Featured Post

Happy 6th Birthday, SPR!

As of my "maternity leave," here are the stats of the past year: 74 books reviewed 9 guest posts 4 independent bookstores 3 d...

Thursday, November 22, 2018

The Faithful Spy: Dietrich Bonhoeffer and the Plot to Kill Hitler

John Hendrix's The Faithful Spy: Dietrich Bonhoeffer and the Plot to Kill Hitler was a book that I picked up because it not only looked interesting, but it was also something that I know I will one day want my son to read.

This graphic depiction of a story I had never heard about before was just amazing. I was blown away by the representations of some difficult material, including Hitler and the underpinnings of the Holocaust. Hitler was portrayed as a wolf, so his actual human representation was only presented once. This is important, as any other consisted picture of him might have served to humanize him; rather, seeing him as a wolf in sheep's clothing created a metaphorical yet arresting picture of a man whose need for power destroyed millions of lives. I also found the explanation of the rise of the Nazi party to be incredibly well-done and very clear. It's hard for even those with high level reading skills to grasp onto all of the nuances and details of that point in history, and I felt that this book did a wonderful job making clear what happened along with the timeline. Hendrix put a small box on the corner of the page when he was discussing the military exercises that contained a map showing the areas that the Nazi's had already conquered and that which they were moving into. Not only was this a great story of standing up for your beliefs -- and we will get to that momentarily -- it was also a history book.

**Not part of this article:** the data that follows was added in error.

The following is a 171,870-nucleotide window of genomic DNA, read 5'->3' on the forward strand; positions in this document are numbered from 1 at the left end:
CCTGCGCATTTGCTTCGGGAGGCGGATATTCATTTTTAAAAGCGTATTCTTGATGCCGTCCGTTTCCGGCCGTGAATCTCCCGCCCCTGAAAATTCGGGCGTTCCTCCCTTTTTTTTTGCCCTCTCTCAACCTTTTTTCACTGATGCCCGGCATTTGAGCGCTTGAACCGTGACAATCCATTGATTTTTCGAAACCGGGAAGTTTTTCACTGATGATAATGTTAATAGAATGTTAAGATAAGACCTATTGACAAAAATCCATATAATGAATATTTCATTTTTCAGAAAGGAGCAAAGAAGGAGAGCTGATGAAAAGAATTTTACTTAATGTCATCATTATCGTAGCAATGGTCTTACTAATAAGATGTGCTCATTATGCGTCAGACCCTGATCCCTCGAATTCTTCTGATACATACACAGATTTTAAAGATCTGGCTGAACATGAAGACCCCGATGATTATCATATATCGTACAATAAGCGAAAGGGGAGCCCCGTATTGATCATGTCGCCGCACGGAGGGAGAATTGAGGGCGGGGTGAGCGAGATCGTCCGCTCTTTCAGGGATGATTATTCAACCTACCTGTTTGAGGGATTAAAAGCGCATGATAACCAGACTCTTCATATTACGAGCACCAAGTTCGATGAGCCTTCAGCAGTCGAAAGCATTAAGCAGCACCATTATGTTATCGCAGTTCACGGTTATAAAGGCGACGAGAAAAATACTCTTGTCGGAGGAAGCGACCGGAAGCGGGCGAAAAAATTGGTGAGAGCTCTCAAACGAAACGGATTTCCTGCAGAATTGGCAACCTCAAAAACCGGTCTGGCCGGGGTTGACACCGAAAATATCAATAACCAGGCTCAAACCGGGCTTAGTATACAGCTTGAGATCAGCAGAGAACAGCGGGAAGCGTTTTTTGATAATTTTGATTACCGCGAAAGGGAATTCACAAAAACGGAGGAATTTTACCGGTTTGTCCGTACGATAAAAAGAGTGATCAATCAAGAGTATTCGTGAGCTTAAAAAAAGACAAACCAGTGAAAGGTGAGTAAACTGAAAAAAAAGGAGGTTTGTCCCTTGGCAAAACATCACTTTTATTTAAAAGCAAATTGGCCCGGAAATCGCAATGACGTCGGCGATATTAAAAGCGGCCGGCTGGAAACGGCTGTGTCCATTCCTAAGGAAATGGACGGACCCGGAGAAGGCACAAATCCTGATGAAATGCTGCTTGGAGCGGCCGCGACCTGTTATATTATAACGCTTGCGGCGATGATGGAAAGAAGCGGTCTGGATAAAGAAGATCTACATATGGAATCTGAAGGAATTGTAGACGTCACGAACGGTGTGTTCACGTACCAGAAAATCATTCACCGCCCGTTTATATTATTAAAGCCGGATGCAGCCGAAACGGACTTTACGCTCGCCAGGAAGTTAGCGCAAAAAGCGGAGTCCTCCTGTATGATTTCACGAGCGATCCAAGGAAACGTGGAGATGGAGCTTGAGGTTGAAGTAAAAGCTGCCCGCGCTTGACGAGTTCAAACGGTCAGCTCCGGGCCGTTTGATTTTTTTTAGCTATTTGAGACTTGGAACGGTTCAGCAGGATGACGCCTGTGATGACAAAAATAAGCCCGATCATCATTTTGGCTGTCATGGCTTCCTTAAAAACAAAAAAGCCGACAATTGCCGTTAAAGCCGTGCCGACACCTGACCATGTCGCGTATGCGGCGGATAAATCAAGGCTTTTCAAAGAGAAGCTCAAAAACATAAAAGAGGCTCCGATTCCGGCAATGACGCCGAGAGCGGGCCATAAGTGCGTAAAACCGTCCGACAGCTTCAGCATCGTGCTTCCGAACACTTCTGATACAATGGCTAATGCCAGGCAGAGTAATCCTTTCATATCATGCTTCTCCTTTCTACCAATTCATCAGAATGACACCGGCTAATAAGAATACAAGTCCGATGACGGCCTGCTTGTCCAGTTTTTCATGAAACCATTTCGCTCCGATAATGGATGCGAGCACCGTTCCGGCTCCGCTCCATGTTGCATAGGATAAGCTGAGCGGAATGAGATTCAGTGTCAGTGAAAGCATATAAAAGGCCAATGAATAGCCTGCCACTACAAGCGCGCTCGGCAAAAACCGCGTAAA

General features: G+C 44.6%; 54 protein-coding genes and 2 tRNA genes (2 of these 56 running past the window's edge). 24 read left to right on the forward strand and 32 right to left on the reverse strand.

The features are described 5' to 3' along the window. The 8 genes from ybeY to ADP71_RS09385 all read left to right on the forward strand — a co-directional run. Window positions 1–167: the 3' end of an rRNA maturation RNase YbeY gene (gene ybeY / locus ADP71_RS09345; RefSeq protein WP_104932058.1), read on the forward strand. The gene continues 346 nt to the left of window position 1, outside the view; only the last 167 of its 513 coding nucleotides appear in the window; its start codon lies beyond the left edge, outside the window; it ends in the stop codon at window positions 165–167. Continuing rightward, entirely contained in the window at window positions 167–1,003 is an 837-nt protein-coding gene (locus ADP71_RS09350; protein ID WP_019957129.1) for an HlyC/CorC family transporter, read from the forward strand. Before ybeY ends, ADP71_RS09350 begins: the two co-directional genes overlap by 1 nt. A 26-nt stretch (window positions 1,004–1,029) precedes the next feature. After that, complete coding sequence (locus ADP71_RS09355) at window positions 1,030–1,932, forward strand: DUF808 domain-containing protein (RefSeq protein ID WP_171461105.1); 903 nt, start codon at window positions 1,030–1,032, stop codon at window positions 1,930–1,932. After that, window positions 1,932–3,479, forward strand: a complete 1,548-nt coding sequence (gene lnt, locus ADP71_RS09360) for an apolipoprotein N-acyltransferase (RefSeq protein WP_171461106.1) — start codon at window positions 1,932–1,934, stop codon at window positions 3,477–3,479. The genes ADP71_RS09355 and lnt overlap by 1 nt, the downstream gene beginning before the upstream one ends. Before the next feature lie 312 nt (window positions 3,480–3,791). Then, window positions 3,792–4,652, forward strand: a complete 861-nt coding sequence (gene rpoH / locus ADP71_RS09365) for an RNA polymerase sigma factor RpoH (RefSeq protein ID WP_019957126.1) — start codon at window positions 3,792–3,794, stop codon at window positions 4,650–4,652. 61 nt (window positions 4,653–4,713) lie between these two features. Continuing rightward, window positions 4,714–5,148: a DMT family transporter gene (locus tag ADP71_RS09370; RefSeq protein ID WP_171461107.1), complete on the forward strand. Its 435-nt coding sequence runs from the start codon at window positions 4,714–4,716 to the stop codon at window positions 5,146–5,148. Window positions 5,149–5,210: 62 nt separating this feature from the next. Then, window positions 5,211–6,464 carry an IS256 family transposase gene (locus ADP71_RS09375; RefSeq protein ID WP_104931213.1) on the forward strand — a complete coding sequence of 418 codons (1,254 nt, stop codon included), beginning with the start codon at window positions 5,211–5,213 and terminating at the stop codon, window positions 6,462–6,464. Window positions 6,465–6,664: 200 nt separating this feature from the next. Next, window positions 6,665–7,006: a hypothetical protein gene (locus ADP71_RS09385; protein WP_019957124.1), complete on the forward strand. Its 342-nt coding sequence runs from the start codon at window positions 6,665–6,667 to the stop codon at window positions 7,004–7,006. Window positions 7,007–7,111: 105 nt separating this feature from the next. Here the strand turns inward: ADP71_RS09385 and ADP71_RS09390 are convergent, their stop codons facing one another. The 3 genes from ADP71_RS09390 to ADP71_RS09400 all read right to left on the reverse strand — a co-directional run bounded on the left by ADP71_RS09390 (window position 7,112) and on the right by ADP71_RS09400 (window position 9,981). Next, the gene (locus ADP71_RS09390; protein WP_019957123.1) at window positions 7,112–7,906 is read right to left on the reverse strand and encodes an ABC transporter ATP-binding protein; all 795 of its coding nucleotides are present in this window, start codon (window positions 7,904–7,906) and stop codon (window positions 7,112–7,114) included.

I was never aware of the story of Dietrich Bonhoeffer, a man of God who believed it was his moral imperative to kill Hitler. Spending time in America and seeing legal racial discrimination, even among his fellow Christians, shapes who Bonhoeffer is and what his faith means. When he returns to his home country of Germany at the beginning of the era we know well from our history books, he wants to bring the active faith he discovered in America. As Germany begins to see its takeover by the Nazi party, he finds himself involved in anti-Nazi activism that puts him on the enemy list, and he briefly escapes to America before realizing that to truly live his faith, he must be in the middle of the storm. He returns to Germany and joins the resistance. He struggles with his belief in the Bible and what he knows needs to happen to save Germany -- and the world -- from a tyrant who was seeking to end the lives of millions of minorities. The question he faces -- is it justified to kill a person to save millions of others -- shapes his activism, and Bonhoeffer becomes central to the plot to kill Hitler.

This is an absolutely incredible story, and one that I want my son to read one day. I want him to know that people don't just oppose hate with their words, but also with their actions even if they seem extreme at the time. We can't prove what would have happened if Hitler had been stopped earlier; it could have been a Medusa situation, or it could have helped good people realize that they were turning into bad ones. Maybe those who sought power would have still pushed forward because this was the way they were taking it. Who knows? But we do know now who Dietrich Bonhoeffer was and why we should be grateful to him. My son will know, too. 

No comments:

Post a Comment